RMIT Vietnam NewsMusic hits the right note in the classroom

Music hits the right note in the classroom

Friday, May 30, 2014 - 16:53
RMIT Vietnam Teacher Trainer Nico Lorenzutti at the TESOL 2014 International Convention and Language Expo in Portland, Oregon

Simple but effective activities to add music to the classroom for English language learners have been developed by RMIT Vietnam Teacher Trainer Nico Lorenzutti. 

Music as part of an English language program can be a creative way to add active learning elements into the curriculum, such as movement, prediction, student-to-student interaction as well as friendly competition.

But despite the potential of music as a dynamic teaching tool, many teachers find they simply lack the time, training or ideas to adapt music for language learning in varied, active or learner-centered ways.

Mr Lorenzutti said teachers often rely on the 'gap fill' teaching activity for listening tasks in the classroom, bypassing the rich potential of songs as authentic and stimulating texts for students.

"Listen and fill in the blanks, listen again, check and move onto the next activity, is almost a mantra," he said.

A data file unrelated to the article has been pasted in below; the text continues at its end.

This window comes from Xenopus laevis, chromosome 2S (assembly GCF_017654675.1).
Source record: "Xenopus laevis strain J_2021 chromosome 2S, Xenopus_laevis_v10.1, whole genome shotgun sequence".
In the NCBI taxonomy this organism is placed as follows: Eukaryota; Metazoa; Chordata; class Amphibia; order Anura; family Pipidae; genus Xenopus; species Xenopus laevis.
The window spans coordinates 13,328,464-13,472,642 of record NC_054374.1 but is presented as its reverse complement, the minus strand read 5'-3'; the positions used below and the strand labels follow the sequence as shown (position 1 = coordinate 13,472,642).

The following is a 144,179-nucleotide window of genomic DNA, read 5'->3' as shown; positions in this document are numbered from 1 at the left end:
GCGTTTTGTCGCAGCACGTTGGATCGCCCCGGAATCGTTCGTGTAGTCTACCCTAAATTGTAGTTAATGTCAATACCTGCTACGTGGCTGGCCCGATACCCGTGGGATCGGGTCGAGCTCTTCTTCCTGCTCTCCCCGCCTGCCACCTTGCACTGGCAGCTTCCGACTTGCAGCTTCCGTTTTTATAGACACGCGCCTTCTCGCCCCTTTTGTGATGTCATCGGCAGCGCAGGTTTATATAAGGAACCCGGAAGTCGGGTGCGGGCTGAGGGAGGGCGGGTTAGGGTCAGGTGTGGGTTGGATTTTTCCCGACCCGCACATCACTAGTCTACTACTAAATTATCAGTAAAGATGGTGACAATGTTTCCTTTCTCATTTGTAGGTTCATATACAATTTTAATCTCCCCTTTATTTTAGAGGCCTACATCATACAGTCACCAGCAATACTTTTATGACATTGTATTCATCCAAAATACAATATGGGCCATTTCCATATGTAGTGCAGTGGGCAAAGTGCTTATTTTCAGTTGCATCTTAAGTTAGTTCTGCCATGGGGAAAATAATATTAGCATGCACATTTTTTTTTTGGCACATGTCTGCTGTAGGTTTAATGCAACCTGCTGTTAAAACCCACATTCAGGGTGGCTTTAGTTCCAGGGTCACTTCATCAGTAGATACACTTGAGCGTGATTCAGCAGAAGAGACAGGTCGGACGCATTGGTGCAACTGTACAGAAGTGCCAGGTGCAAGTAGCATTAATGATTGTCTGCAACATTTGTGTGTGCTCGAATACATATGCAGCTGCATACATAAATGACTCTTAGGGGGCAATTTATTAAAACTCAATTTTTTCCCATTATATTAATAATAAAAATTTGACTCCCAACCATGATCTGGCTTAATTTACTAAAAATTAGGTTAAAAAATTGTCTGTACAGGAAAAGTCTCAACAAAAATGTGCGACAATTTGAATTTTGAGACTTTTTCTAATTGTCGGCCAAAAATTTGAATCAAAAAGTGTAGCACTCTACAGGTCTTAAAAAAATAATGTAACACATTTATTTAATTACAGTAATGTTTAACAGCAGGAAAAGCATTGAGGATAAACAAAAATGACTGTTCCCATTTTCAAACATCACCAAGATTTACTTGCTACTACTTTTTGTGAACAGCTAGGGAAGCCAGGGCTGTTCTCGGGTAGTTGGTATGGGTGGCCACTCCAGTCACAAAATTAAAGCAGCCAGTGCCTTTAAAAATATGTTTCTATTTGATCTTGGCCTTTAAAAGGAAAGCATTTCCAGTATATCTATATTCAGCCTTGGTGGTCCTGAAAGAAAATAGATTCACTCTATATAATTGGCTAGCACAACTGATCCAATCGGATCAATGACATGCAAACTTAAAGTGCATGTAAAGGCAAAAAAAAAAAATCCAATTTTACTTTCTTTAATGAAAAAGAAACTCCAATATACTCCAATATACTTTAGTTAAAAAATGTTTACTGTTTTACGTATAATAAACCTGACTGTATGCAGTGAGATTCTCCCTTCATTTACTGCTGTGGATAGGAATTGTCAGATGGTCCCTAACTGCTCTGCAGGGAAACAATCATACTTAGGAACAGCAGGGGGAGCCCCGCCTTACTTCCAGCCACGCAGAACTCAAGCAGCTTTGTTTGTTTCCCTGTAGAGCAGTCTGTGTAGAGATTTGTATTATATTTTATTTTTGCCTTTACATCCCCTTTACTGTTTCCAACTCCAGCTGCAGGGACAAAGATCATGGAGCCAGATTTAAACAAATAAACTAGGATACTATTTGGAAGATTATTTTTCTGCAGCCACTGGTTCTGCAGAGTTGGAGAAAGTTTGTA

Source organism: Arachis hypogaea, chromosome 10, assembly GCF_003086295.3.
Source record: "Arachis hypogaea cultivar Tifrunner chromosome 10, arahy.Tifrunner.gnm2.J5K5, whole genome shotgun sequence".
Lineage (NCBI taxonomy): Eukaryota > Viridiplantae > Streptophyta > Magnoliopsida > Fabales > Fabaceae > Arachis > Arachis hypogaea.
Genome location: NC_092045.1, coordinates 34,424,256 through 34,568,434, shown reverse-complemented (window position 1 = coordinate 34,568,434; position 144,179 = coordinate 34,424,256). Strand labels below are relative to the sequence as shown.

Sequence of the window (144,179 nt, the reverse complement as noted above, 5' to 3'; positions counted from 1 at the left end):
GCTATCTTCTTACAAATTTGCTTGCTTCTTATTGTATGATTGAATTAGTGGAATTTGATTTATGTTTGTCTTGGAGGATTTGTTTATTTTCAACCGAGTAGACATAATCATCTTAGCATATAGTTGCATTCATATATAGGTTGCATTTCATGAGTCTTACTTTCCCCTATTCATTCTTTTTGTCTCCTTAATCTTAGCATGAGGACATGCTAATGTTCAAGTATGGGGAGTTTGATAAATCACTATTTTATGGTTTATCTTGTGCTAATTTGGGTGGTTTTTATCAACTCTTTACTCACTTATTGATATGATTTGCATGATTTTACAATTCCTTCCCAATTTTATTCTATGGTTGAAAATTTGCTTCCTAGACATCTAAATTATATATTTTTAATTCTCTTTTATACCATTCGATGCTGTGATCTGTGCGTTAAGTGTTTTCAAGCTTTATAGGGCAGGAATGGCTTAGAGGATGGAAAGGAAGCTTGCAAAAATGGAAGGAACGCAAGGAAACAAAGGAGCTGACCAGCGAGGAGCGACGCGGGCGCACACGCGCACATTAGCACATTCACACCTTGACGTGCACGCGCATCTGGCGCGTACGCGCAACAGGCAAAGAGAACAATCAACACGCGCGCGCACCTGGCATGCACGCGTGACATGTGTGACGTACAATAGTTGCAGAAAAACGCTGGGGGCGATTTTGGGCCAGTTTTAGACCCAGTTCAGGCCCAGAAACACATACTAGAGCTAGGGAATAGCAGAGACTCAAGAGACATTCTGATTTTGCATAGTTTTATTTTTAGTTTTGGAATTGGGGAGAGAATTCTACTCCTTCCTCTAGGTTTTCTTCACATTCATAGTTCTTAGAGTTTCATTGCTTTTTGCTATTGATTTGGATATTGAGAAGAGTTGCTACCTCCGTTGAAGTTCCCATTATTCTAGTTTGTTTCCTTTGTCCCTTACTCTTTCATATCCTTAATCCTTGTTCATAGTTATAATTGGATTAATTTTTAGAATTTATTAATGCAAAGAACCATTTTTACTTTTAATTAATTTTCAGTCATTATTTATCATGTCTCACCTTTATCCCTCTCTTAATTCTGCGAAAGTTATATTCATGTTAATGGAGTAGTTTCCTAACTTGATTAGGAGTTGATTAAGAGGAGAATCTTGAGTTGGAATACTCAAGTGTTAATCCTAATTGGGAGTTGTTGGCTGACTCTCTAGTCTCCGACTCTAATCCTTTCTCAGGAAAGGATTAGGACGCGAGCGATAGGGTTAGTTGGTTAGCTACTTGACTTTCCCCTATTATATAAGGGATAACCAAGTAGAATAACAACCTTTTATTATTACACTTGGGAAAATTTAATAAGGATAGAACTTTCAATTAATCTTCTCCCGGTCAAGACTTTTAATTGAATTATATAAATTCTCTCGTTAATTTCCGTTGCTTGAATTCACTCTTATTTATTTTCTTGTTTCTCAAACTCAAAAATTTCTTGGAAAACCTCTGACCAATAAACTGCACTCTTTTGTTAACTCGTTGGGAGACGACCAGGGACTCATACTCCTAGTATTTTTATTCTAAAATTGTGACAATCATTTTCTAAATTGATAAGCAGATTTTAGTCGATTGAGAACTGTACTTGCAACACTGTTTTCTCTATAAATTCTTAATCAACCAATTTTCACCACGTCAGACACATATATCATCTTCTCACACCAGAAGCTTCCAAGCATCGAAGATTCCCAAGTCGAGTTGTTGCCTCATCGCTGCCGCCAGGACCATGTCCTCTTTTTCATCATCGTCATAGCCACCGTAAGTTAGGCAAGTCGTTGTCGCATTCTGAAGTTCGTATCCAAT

"Songs can be used in so many more variable and stimulating ways, such as challenging students to learn and think about language as well as providing opportunities for integrated skills practice and cultural and intercultural analysis".

Mr Lorenzutti has represented RMIT Vietnam at international conferences for Teaching English as a Foreign Language (TEFL) in Vietnam, Japan, Korea, Cambodia, the Emirates and the United States, and he will be presenting at Asia TEFL in Malaysia in late 2014.

"RMIT Vietnam has been very supportive in allowing me to take advantage of these opportunities," he said.

In March 2014, Mr Lorenzutti presented his paper titled 'Beyond the Gap Fill - Dynamic Activities for Song in the EFL Classroom' in a 90-minute workshop at the TESOL 2014 International Convention and Language Expo in Portland, Oregon, the largest annual convention for English language teaching professionals.

An article based on his paper was published in English Teaching Forum, a quarterly journal by the US Bureau of Educational and Cultural Affairs.

It covered nine simple but effective ways to use music as a learning tool for students across all age ranges and English levels.

Mr Lorenzutti said songs and chants often work well with younger learners to help acquire new vocabulary in a non-threatening, naturalistic manner.

"Older students and more advanced learners can undertake activities such as considering the lyrics, examining the language choice and analysing the cultural elements of a song," he said.

"Activities incorporating music in the classroom have been in circulation across English language programs for many years but they often remain unknown and unused resources for many English language teachers.

"The nine activities I presented are easy to prepare and can be employed in multi-level classes."